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Sport – at elite level or below – is a funny old game, isn’t it?

At its best it is probably one of the human race’s most life-enhancing and positive experiences – either to participate in or watch – and yet, after all the complexities of emotion and hype potentially involved in the anticipation, so often the actualité retains the capacity to confound, surprise, delight and astound … or indeed, quite the opposite.

Ah, but then again the glorious uncertainty of it all is part of the mystique and eternally beguiling aspect of this collective human endeavour.

Yesterday was a classic case in point for those of us confined – with either active intent and/or a slight sense of guilt – to sit in front of the television for most of the day rather than being out and about in the blazing sunshine of what was being billed as potentially the hottest late August Bank Holiday Weekend of them all.

It is at times like this that I do not envy the lot of sporting journalists.

Let us begin by considering the varying fortunes on display at the third Ashes Test match taking place at Headingley.

Up to the conclusion of Day One of said Test, the perceived narrative of the Series had seemed to have unfolded without complication.

The two teams (England and Australia) were simultaneously “nothing particularly special” and therefore pretty evenly matched, which in prospect had made the 2019 Ashes contest potentially worth watching anyway.

And yet both outfits had accompanying ‘baggage’ – for the Australians, the potential redemption of the “Sandpapergate” guilty men, and for the English, whether collectively they had what it took to switch from the white ball to the red ball game.

Add a touch of spice – which had arrived courtesy of the Second Test’s ‘duel’ between the brilliant batting of the fidgety Aussie Steve Smith and the revelatory speed and quality of England’s new passport-travelled paceman discovery Jofra Archer – and collectively we onlookers were settling in front of a potential Eiffel Tower-sized Guy Fawkes Night bonfire wanting nothing but a spark to go with its blue-touch paper (in a good way).

But then, of course, Smith was removed from the equation by his delayed concussion issues and England did pretty well on Day One, restricting Australia’s first innings to 179 (Archer 6-45).

Day Two saw England go into bat. And then come out again (67 all out), with afterwards Australia then digging in once more for an intended crushing and insurmountable total.

And then the boys with the laptops in the media rooms (and deadlines) have to knock out 1,000 words – probably to be subbed down later to 650 by someone else back at HQ anyway.

So what’s the story of the day?

England’s pathetic 67 all out, inevitably – which (naturally) also attracts columns’ worth of strident opinionated vitriol from well-respected former players. The Series is now (apparently) all over bar the shouting.

But then comes Day Three. The England bowlers up their game – the Aussies don’t make as much headway as they wished … and then comes the England second innings, a presumed folorn attempt to bat on for a week and hold out for at least an honourable draw in an overall defeat.

And then suddenly last night they end on 156-3 with captain Joe Root on 75 not out.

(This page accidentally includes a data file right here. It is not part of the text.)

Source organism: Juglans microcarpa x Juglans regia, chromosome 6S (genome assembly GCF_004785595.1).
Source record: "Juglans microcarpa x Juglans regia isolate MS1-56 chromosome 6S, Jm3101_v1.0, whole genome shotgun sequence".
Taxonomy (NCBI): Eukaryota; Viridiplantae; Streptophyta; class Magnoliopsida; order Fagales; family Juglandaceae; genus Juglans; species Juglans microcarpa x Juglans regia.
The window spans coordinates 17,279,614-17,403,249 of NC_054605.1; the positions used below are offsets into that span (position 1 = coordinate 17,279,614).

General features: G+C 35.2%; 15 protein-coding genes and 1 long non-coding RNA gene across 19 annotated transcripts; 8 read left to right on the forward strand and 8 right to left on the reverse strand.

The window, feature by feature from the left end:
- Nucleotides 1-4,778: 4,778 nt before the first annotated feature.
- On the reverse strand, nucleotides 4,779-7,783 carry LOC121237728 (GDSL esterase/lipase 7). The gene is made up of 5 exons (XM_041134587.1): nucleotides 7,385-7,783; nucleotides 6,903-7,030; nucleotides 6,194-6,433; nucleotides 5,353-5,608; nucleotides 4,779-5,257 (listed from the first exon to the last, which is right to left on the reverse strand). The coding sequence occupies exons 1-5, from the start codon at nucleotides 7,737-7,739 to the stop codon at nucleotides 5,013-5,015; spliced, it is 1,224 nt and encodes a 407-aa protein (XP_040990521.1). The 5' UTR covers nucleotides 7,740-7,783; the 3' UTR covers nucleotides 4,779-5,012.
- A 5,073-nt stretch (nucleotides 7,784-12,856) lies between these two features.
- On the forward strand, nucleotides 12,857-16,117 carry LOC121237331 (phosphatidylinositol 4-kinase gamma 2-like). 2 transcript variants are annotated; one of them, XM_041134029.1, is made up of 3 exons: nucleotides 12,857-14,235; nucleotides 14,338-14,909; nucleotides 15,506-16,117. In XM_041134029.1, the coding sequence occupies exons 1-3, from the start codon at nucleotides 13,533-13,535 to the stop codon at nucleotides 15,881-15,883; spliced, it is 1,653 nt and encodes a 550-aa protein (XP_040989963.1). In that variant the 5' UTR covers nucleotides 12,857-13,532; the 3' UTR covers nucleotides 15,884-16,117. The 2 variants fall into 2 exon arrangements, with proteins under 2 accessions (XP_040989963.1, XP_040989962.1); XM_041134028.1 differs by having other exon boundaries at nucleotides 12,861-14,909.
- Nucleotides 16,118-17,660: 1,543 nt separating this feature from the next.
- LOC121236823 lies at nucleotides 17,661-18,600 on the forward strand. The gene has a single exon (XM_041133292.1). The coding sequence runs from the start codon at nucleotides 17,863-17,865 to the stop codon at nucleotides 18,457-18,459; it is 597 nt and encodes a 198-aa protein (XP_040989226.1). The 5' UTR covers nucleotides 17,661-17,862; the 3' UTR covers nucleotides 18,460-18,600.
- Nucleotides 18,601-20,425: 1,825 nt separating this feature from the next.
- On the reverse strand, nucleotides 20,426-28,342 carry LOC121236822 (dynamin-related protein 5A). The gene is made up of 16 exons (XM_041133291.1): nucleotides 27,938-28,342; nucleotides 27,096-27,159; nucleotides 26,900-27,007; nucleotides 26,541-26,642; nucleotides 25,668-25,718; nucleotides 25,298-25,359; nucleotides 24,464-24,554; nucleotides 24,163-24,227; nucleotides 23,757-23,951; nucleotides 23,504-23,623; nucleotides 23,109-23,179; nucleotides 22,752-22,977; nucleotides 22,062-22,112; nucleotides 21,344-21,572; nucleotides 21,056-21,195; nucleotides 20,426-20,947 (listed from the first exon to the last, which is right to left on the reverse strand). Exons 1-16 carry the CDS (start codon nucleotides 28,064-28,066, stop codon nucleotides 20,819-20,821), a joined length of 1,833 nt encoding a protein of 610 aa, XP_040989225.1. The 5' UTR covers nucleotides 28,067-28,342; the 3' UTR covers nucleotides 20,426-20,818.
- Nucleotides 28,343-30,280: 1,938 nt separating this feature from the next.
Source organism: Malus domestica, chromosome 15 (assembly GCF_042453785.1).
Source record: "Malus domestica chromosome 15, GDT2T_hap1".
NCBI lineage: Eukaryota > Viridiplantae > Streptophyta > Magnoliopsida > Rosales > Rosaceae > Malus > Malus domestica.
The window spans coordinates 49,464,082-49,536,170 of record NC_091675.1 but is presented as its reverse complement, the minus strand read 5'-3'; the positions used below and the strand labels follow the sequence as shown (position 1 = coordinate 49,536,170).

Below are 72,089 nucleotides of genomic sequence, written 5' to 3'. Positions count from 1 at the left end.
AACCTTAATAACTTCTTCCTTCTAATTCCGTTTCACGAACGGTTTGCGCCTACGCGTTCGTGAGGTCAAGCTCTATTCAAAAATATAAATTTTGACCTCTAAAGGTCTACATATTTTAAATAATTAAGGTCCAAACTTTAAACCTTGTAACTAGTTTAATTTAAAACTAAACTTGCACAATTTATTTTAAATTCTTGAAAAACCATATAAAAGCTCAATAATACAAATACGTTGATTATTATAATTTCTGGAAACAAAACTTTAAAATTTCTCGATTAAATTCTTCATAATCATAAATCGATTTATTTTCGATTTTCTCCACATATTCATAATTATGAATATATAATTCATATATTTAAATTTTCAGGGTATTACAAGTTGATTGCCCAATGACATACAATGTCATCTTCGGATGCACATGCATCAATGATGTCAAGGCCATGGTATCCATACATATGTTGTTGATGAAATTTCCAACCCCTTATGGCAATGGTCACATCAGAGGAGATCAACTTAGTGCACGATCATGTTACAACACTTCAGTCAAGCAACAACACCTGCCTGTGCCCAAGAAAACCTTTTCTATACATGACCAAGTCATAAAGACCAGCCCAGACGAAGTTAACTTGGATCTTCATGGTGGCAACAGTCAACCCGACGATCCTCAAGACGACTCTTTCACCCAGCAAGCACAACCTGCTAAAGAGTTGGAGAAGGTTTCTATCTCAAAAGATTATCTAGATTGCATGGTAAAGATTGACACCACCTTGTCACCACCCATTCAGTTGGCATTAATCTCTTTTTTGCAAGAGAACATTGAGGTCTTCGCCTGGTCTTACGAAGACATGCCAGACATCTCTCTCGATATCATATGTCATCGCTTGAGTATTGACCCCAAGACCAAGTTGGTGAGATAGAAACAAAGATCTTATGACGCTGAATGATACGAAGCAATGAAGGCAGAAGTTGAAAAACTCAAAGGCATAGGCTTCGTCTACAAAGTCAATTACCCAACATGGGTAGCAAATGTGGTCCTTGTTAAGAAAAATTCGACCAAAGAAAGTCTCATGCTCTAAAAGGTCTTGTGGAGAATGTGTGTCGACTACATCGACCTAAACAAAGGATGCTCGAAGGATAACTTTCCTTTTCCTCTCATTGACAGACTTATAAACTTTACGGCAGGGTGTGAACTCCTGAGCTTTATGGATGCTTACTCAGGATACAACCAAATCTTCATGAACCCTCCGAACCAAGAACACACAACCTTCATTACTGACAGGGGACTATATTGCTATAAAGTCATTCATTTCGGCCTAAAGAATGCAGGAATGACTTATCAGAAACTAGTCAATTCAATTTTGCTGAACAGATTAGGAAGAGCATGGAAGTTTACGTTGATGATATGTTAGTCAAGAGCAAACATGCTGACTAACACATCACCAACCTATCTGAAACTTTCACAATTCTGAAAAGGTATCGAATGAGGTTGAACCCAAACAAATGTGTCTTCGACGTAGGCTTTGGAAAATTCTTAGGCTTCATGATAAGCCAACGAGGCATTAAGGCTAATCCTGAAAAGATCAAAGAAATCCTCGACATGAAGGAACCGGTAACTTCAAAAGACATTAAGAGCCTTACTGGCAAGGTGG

From previously having been hard at it all day, penning career obituaries for all England’s key players, our heroes of Fleet Street are suddenly required to reach for their well-thumbed volumes of collected Churchill WW2 speeches [Dunkirk, Battle of Britain, “We shall fight them on the beaches …” et al.], the better to describe and lionise England’s new situation of 203 runs to win with seven wickets in hand.

It’s enough to make a man turn to drink.

And thence to Twickenham and the England v Ireland Rugby World Cup “warm up” match.

Last weekend the Sunday papers were full of dissections by rugby scribes and pundits alike analysing the rise and fall of England head coach Eddie Jones as – maverick, irreverent and counter-intuitive to the last – he now pilots his team towards the end of their uneven journey from “phoenix rising from the ashes of Stuart Lancaster’s disastrous 2015 campaign”, to Six Nations tyros, to “chariots with wheels gradually falling off left, right and centre” and the now inevitable certain 2019 disaster to rank alongside Stuart Lancaster’s of four years ago.

By 6.00pm last night, after watching England dismantling and humiliating the much-vaunted Ireland squad of Kiwi (adopted Irish) hero Joe Schmidt with an eight-try 57-15 defeat, the only thought I was (and am today) prepared to commit to record is a reminder that all these pre-Rugby World Cup ‘friendly warm up games’ are meaningless.

Or rather, will be when the chips are down and the RWC proper begins with the group stage matches around the 20th of September.

As in an hour or two, when I go to collect my Sunday papers, I shall be preparing to be confronted with acres of newsprint building up England’s chances in Japan. And I shall read it all, without being remotely convinced.

Yes, okay – England smashed Ireland yesterday, but key elements of their defence were weak and/or lacking for both Irish tries and Ben Youngs, the first choice scrum half, had a ‘mare of a game, possibly the worst I’ve seen him play in an England shirt. It doesn’t bode well, chaps …

On yesterday’s evidence I just don’t see England going all the way.



About Tom Hollingworth

Tom Hollingsworth is a former deputy sports editor of the Daily Express. For many years he worked in a sports agency, representing mainly football players and motor racing drivers. Tom holds a private pilot’s licence and flying is his principal recreation. More Posts